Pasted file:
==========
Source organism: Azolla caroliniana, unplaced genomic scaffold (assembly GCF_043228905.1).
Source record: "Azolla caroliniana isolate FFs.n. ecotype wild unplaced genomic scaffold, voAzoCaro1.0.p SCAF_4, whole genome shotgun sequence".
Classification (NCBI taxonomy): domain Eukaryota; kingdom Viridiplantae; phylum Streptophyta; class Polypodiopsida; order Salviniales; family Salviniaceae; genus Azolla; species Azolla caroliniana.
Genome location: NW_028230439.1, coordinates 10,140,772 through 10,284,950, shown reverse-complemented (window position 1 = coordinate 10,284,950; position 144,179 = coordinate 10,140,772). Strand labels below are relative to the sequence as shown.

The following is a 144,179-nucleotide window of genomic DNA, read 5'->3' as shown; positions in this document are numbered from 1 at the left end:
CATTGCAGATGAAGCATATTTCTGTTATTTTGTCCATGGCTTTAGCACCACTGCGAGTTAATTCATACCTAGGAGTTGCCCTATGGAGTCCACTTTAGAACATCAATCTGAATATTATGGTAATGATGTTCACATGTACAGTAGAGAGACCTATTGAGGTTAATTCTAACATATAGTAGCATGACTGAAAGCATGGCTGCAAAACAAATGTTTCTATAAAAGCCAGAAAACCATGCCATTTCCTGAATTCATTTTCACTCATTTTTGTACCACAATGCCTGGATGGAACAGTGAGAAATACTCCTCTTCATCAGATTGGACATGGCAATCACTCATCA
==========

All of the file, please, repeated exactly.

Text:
Source organism: Azolla caroliniana, unplaced genomic scaffold (assembly GCF_043228905.1).
Source record: "Azolla caroliniana isolate FFs.n. ecotype wild unplaced genomic scaffold, voAzoCaro1.0.p SCAF_4, whole genome shotgun sequence".
Classification (NCBI taxonomy): domain Eukaryota; kingdom Viridiplantae; phylum Streptophyta; class Polypodiopsida; order Salviniales; family Salviniaceae; genus Azolla; species Azolla caroliniana.
Genome location: NW_028230439.1, coordinates 10,140,772 through 10,284,950, shown reverse-complemented (window position 1 = coordinate 10,284,950; position 144,179 = coordinate 10,140,772). Strand labels below are relative to the sequence as shown.

The following is a 144,179-nucleotide window of genomic DNA, read 5'->3' as shown; positions in this document are numbered from 1 at the left end:
CATTGCAGATGAAGCATATTTCTGTTATTTTGTCCATGGCTTTAGCACCACTGCGAGTTAATTCATACCTAGGAGTTGCCCTATGGAGTCCACTTTAGAACATCAATCTGAATATTATGGTAATGATGTTCACATGTACAGTAGAGAGACCTATTGAGGTTAATTCTAACATATAGTAGCATGACTGAAAGCATGGCTGCAAAACAAATGTTTCTATAAAAGCCAGAAAACCATGCCATTTCCTGAATTCATTTTCACTCATTTTTGTACCACAATGCCTGGATGGAACAGTGAGAAATACTCCTCTTCATCAGATTGGACATGGCAATCACTCATCA